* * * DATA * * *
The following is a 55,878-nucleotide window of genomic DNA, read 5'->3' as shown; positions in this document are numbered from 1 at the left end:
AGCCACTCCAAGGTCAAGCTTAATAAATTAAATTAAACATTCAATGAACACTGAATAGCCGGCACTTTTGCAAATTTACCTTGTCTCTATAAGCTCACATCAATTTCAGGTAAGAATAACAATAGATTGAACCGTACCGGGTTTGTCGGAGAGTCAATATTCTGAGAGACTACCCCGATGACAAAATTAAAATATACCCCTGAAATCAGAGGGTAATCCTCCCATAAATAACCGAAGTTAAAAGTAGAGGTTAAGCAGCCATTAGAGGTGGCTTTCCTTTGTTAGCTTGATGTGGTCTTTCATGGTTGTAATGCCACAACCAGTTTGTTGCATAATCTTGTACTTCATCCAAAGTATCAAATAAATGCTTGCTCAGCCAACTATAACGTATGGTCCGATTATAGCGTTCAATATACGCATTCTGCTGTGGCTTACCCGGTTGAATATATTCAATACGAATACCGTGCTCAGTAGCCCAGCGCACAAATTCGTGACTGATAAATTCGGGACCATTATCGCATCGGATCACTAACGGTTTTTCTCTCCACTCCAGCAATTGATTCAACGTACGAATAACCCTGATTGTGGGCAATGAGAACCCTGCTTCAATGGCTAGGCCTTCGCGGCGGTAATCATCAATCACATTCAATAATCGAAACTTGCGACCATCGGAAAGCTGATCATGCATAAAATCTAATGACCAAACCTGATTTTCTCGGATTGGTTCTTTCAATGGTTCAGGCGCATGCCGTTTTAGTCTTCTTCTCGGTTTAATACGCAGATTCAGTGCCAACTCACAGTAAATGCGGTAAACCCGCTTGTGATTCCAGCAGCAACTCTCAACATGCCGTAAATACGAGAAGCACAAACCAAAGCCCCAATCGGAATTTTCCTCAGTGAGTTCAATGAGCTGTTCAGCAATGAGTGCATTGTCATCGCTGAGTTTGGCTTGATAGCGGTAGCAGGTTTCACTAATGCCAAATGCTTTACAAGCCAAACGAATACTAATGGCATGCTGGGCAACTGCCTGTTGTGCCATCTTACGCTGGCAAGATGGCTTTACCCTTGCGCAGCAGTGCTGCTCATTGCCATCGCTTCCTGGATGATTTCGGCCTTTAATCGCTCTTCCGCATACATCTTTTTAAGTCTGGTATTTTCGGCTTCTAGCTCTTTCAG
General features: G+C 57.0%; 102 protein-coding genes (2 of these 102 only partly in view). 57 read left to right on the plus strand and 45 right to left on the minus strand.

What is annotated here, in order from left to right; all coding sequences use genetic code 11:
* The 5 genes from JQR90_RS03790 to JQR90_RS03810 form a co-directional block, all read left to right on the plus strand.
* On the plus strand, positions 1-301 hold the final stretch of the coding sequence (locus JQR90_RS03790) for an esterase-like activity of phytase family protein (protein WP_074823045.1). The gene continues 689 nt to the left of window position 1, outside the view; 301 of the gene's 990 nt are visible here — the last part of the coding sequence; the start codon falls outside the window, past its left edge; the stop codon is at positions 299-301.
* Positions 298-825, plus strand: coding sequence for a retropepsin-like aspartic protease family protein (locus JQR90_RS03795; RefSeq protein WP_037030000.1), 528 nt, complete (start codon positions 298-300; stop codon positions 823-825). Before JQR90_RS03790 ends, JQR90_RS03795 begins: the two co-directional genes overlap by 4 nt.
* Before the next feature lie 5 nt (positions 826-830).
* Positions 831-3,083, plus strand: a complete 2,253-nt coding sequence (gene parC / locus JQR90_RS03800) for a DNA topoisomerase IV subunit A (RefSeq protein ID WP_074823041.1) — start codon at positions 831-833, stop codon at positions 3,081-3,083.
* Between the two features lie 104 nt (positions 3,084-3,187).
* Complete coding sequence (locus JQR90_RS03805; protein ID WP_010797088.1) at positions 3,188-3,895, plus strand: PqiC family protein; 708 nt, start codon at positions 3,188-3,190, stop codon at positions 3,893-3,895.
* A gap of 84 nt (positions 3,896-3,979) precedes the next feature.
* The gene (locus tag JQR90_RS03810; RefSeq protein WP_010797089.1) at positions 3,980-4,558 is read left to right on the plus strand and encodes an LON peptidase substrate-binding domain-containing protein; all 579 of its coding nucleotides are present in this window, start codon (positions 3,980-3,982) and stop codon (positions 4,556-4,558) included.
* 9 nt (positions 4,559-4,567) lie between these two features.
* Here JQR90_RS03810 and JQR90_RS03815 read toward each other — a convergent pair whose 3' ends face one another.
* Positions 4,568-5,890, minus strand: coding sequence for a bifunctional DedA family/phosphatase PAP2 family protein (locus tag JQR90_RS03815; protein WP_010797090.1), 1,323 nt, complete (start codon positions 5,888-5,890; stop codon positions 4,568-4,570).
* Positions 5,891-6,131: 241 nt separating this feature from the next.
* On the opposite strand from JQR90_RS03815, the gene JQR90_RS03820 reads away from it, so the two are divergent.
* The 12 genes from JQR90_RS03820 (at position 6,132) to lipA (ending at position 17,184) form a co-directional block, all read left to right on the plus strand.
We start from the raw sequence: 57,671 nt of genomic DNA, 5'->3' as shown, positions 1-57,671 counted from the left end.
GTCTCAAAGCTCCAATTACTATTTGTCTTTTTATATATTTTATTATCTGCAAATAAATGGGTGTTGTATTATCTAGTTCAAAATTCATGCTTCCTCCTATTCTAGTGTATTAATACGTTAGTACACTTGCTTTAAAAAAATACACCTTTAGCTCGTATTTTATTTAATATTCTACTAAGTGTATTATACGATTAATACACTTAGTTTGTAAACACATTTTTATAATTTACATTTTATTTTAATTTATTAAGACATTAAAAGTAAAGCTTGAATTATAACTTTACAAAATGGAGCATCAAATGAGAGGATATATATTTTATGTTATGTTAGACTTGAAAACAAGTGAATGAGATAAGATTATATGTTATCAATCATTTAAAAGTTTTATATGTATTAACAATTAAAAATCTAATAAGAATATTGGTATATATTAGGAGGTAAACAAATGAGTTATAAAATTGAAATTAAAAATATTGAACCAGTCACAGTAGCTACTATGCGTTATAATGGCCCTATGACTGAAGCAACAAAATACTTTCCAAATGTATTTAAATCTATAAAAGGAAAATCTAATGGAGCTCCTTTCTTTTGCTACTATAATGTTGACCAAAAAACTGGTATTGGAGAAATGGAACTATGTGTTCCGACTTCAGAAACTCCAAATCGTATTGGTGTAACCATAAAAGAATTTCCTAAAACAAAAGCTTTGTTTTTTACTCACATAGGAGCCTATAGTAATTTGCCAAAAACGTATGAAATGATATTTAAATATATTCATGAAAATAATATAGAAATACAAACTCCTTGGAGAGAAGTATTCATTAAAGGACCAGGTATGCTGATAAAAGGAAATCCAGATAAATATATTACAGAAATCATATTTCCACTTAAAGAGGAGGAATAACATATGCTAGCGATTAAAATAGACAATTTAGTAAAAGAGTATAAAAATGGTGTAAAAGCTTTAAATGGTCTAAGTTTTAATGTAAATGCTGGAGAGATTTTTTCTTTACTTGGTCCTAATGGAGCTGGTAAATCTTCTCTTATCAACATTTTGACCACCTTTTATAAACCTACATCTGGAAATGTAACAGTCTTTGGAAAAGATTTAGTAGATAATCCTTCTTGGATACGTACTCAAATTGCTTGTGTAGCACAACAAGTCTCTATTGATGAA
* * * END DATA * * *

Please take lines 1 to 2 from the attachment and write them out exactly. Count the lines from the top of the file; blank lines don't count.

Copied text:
The following is a 55,878-nucleotide window of genomic DNA, read 5'->3' as shown; positions in this document are numbered from 1 at the left end:
AGCCACTCCAAGGTCAAGCTTAATAAATTAAATTAAACATTCAATGAACACTGAATAGCCGGCACTTTTGCAAATTTACCTTGTCTCTATAAGCTCACATCAATTTCAGGTAAGAATAACAATAGATTGAACCGTACCGGGTTTGTCGGAGAGTCAATATTCTGAGAGACTACCCCGATGACAAAATTAAAATATACCCCTGAAATCAGAGGGTAATCCTCCCATAAATAACCGAAGTTAAAAGTAGAGGTTAAGCAGCCATTAGAGGTGGCTTTCCTTTGTTAGCTTGATGTGGTCTTTCATGGTTGTAATGCCACAACCAGTTTGTTGCATAATCTTGTACTTCATCCAAAGTATCAAATAAATGCTTGCTCAGCCAACTATAACGTATGGTCCGATTATAGCGTTCAATATACGCATTCTGCTGTGGCTTACCCGGTTGAATATATTCAATACGAATACCGTGCTCAGTAGCCCAGCGCACAAATTCGTGACTGATAAATTCGGGACCATTATCGCATCGGATCACTAACGGTTTTTCTCTCCACTCCAGCAATTGATTCAACGTACGAATAACCCTGATTGTGGGCAATGAGAACCCTGCTTCAATGGCTAGGCCTTCGCGGCGGTAATCATCAATCACATTCAATAATCGAAACTTGCGACCATCGGAAAGCTGATCATGCATAAAATCTAATGACCAAACCTGATTTTCTCGGATTGGTTCTTTCAATGGTTCAGGCGCATGCCGTTTTAGTCTTCTTCTCGGTTTAATACGCAGATTCAGTGCCAACTCACAGTAAATGCGGTAAACCCGCTTGTGATTCCAGCAGCAACTCTCAACATGCCGTAAATACGAGAAGCACAAACCAAAGCCCCAATCGGAATTTTCCTCAGTGAGTTCAATGAGCTGTTCAGCAATGAGTGCATTGTCATCGCTGAGTTTGGCTTGATAGCGGTAGCAGGTTTCACTAATGCCAAATGCTTTACAAGCCAAACGAATACTAATGGCATGCTGGGCAACTGCCTGTTGTGCCATCTTACGCTGGCAAGATGGCTTTACCCTTGCGCAGCAGTGCTGCTCATTGCCATCGCTTCCTGGATGATTTCGGCCTTTAATCGCTCTTCCGCATACATCTTTTTAAGTCTGGTATTTTCGGCTTCTAGCTCTTTCAG